DEFENDER: What other specific ways will these restrictions on safe and legal abortions, disproportionately affect Black women and women of color?

LISA MALLORY: We know that Black women are three to four times more likely to die from pregnancy-related complications, and twice as likely to lose an infant to a premature death. That’s what’s going on right now. So, you add this to that, and we’re taking us back 50 years, where women may have to make some decisions that are very unsafe, in unsafe environments, that can be detrimental to their health. It is just extremely concerning. We will have state-to-state variability, and hopefully we’ll have some states that will continue to be able to fight and allow women to have this right. But, it’s not clear. We’re also extremely concerned that some of the justices signaled that everything is now fair play. They’re looking into access to education, equality rights, marriage rights, and so on. This seems like it’s a signal of even more worrisome things to come.

DEFENDER: Dr. Mallory, you must be looking at all of my questions, because you’re answer them before I ask.

LISA MALLORY: You know, we’re all thinking about these things. I’m in no way, shape or form a medical professional. NAHSE isn’t a trade association. We represent the advancement of Black leaders of color, healthcare leaders of color. The reason we were formed over 50 years ago was because we know representation matters. So, if you have more Black doctors, more Black CEOs, more Blacks in hospitals, more Black healthcare systems like Greg Adams and Kaiser Permanente and others, Lloyd Dean, CEO of CommonSpirit Health, if you have more of these individuals in these places, we know that representation has an impact on the quality of healthcare that’s provided to our underserved and under-resourced communities. That’s what we’ve been doing for over 50 years. We were already operating without having an even playing field. So, adding these additional burdens, taking us backwards, is of great concern. And we’re all thinking about it. I don’t have crystal ball to answer your questions, but I think many of us are extremely concerned about the state of affairs.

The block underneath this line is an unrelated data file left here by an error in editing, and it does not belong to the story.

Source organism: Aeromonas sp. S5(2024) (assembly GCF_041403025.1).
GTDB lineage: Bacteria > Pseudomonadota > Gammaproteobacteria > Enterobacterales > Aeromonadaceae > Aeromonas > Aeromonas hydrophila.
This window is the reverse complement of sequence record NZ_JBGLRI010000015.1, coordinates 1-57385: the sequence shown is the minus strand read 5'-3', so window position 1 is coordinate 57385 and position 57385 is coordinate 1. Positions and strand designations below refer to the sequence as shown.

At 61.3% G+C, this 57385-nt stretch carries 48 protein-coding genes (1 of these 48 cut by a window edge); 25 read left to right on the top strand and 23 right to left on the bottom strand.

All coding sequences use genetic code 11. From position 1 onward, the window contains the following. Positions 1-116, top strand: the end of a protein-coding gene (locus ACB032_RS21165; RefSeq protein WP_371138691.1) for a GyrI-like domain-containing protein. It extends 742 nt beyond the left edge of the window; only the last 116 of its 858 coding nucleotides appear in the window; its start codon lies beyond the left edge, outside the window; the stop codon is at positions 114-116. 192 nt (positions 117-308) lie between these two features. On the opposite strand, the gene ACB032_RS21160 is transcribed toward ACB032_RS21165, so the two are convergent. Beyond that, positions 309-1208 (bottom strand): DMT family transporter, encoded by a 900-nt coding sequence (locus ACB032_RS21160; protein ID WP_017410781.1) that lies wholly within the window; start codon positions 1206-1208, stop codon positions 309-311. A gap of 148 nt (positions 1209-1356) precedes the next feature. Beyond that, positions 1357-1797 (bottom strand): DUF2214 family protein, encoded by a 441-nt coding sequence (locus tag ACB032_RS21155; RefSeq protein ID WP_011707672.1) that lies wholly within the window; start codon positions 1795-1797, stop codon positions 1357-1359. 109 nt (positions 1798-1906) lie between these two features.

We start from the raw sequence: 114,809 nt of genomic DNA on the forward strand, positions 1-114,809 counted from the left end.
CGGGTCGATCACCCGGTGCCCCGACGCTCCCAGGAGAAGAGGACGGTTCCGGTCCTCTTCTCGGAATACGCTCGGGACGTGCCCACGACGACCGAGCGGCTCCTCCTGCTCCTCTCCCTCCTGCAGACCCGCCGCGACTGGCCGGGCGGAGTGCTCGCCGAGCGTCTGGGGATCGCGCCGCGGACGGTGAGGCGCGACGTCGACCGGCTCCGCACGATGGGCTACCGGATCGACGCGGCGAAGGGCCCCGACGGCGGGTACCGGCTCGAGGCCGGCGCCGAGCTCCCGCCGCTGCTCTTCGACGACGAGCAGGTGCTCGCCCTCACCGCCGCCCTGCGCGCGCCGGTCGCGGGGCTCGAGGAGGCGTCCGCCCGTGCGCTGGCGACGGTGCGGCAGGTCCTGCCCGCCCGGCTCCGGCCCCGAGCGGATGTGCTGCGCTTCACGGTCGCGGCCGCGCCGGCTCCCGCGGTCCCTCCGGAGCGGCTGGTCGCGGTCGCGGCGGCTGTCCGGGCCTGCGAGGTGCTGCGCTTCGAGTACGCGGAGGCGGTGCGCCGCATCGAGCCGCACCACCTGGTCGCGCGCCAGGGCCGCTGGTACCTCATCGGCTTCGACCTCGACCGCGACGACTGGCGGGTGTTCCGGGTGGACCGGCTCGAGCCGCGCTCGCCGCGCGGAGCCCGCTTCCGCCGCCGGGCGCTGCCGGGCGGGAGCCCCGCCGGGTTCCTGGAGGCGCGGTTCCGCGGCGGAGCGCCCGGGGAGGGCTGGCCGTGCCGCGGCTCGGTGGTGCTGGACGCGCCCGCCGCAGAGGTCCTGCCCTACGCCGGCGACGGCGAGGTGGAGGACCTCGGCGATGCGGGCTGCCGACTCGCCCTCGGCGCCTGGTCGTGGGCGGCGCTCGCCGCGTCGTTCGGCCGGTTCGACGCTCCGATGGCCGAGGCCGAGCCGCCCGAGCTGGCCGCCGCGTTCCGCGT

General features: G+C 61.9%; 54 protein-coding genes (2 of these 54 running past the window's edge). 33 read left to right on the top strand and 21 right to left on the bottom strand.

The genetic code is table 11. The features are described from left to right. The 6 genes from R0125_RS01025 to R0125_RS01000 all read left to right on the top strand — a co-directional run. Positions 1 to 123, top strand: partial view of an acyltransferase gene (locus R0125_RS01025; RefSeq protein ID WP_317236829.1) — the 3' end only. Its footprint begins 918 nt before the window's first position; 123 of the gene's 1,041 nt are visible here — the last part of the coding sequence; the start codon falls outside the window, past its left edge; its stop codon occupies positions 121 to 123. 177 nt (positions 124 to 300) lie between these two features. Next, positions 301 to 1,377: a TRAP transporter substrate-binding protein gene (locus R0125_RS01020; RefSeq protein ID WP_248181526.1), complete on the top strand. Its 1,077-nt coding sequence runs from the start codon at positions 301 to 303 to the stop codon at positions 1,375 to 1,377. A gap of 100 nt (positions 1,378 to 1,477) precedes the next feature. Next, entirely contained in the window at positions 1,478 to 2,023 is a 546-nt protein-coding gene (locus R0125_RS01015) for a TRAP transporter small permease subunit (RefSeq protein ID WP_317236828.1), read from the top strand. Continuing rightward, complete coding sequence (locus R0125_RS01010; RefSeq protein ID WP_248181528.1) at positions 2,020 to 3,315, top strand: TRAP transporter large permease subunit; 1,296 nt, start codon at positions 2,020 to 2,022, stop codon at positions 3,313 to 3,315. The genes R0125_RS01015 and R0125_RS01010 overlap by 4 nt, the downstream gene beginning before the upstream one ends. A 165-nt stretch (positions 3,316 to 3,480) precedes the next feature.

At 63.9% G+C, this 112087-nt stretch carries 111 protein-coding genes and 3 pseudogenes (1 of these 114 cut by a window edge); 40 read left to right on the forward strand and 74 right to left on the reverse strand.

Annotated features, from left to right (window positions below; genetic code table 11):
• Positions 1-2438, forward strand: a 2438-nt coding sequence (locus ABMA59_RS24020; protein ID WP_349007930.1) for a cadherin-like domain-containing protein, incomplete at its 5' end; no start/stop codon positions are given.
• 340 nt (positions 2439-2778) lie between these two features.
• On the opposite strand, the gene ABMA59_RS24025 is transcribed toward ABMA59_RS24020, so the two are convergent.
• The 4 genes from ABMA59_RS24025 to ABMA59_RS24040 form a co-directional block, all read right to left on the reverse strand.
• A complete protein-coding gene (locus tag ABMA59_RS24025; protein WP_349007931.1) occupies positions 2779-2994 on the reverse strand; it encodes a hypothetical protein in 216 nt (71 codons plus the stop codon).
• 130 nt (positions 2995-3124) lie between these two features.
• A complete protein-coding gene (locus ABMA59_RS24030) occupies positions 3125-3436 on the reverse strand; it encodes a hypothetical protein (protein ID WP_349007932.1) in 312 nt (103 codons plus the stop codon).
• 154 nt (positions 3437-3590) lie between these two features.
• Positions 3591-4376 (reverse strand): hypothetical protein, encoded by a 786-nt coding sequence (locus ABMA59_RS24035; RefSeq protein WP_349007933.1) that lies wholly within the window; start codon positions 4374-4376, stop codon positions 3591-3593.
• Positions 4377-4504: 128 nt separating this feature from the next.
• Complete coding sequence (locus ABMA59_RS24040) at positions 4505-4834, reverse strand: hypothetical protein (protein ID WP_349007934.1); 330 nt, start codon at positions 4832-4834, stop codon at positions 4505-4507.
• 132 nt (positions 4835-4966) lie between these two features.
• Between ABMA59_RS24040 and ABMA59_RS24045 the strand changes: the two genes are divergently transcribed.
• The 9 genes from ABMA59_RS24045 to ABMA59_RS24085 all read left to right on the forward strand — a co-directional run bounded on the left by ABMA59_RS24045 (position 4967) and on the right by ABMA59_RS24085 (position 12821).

DEFENDER: I haven’t heard a lot about is how this ruling will impact not only Black women, but their families and communities. Do you have any thoughts on that?

LISA MALLORY: We certainly have families. We have single mothers. I heard a story of a woman in Texas that was seeking an abortion, was not able to have it, and now had twins that she had to care for. Years ago, I used to work on something called the Fatherhood Initiative, which was trying to figure out, not penalize men that could not pay child support, but figure out ways to engage them in the role [of fathers] and in women’s lives. And, I knew this was very much an issue for people of color, because we’ve had a lot of, unfortunately, fragile or fractured families. When you have children that you don’t have the ability to take care of, when we have social network systems and some subsidies that the government has already taken away for some families, I mean, we can’t even get formula for goodness’ sake. I don’t know how women are doing right now. Women are carrying the burden in so many instances that this just adds yet another component, things that you have to worry about. I have to worry about it for my children and for my grandchildren. I’m no different than anybody else. It isn’t an issue for all families. It’s not just an issue for the mother or the female in the family, it’s an issue for everybody. It’s for our spouses, our partners that maybe trying to support us. It’s an issue that impacts all of us. It’s a human rights issue.